I WROTE in April 2011 about the rent bombshell which detonated across local Scout groups, and this morning leaders woke up to the grim realisation that their 9-month campaign to reverse the rent hike was over.
The saga, culminating in the submission of a 2,400 signature petition in support of Discretionary Rate Relief for the Scout Association and a 20-minute debate in full council on the 18th of January 2012, saw the Conservative Party vote in support of the petition yet Blackpool Labour vote against, and in doing so they rubber stamped the increase in rent. This brings the total number of petition signatories ignored by the Residents’ Party so far to almost 9,000 following the rejections of the petition for Lauderdale Avenue’s tram crossing and the petition against the illegal mosque on Waterloo Road.
Most people cringe when their gas and electricity rises by 15% each year, but the hike which has walloped the Scout Association sees their peppercorn rent of £10 suddenly rocket by 13,900% to £1,400. This isn’t exclusive to Blackpool’s Scout Association; the same kind of rent increases have been hammering groups all over the UK as councils scrape the barrell looking for cash to fund their legions of pen pushers.
The issue of the rent was apparently raised last time Labour were in power, but nothing happened; no deals were sorted out. Then, before the local election in 2011, council desk jockeys decided to drop the Conservatives in the doo-doo by announcing this blockbuster rent hike. Labour and it’s footsoldiers were very sympathetic to the cause at this time with well known Gazette Labour supporter ‘cardy’ saying;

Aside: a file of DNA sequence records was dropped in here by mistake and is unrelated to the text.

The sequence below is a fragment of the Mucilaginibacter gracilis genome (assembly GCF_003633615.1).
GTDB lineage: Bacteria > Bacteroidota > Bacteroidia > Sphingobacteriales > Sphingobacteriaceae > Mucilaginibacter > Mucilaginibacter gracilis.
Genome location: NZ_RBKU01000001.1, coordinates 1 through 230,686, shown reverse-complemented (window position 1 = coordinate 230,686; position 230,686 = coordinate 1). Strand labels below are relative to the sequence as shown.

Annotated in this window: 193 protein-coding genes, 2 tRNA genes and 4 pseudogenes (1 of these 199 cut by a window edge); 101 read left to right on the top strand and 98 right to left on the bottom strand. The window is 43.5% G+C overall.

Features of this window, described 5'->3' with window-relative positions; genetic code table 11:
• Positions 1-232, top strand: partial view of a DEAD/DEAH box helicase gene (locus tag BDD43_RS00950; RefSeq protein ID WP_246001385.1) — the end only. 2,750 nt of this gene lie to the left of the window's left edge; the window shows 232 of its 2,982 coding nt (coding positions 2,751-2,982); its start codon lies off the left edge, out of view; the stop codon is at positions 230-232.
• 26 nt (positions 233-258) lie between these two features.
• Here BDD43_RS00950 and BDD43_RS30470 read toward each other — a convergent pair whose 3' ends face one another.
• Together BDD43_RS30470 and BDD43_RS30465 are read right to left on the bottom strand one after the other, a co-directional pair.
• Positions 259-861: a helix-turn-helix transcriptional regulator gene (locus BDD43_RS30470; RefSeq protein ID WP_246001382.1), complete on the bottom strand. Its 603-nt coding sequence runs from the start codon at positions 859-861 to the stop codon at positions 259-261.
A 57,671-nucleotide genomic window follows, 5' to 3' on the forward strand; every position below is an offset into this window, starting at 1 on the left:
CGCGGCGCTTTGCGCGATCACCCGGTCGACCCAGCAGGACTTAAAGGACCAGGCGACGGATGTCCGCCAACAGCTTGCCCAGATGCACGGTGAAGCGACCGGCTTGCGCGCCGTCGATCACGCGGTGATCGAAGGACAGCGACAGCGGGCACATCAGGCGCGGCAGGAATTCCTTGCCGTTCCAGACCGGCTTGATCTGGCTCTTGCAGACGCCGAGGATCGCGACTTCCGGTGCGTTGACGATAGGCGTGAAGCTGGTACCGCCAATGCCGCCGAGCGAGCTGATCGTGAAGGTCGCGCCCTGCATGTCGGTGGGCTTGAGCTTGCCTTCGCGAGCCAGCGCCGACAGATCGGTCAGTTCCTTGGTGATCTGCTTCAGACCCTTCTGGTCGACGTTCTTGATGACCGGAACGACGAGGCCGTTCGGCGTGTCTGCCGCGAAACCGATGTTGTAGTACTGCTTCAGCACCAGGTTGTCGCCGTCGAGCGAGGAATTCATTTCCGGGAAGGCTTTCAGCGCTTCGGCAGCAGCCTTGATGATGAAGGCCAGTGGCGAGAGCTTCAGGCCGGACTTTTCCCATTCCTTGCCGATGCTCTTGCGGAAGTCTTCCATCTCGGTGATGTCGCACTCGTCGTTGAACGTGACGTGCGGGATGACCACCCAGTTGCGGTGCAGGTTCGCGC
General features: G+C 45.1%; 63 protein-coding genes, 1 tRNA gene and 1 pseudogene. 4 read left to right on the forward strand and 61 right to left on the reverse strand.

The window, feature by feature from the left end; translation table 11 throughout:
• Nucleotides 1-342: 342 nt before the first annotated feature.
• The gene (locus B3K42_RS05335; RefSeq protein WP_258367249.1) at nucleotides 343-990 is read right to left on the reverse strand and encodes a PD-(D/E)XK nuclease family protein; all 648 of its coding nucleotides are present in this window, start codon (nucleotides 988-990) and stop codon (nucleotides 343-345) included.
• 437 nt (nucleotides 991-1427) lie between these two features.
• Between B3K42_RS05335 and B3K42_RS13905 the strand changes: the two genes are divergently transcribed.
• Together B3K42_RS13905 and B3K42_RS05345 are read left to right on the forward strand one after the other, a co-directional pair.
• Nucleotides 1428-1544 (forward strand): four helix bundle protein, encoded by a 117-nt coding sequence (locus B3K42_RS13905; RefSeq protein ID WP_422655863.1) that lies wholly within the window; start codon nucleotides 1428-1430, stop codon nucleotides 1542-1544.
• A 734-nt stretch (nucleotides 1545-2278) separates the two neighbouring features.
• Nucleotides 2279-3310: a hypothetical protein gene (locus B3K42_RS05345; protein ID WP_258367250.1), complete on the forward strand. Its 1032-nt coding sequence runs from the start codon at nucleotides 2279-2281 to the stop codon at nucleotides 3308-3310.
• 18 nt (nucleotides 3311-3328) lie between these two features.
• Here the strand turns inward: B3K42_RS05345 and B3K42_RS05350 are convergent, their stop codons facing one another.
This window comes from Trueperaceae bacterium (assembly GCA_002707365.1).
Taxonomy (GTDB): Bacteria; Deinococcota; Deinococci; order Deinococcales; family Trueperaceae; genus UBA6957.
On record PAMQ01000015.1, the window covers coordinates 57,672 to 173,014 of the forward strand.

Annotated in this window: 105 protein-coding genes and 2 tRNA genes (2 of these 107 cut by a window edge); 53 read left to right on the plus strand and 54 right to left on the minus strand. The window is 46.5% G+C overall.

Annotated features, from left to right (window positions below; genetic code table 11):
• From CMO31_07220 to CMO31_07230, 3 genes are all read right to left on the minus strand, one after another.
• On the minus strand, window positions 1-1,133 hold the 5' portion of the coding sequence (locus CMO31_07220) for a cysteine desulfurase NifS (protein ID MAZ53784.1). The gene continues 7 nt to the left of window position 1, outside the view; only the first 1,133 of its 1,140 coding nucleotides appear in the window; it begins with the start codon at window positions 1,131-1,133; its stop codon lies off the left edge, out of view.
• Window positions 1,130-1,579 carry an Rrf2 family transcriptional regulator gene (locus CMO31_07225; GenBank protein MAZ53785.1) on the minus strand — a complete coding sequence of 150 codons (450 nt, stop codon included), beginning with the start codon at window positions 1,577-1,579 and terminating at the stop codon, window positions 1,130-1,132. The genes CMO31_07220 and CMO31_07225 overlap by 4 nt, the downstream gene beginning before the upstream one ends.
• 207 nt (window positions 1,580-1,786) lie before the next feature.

“This shows that our Tory council have no consideration for the youth’s of today who do not wish to hang around street corners causing trouble.”
I hope those words that you’re eating taste good, cardy!
You would have thought the fact that across the UK Scout Leaders give 37,620,000 hours of their time, for free, towards running their groups and that this equates to around £380m of paid young peoples’ services would tickle Labour’s third sector fancy, but this doesn’t appear to be the case.
Another point that should be raised is that the council surely have more important ways of generating revenue, for instance chasing up unpaid business rates and council tax, totalling millions of pounds. Instead, they are in hot pursuit of worthwhile community groups that don’t do it for the money, putting their futures in doubt simply because they are law abiding and an easy target who they think will just pay up.
Hold fast, don’t pay, then see what they do.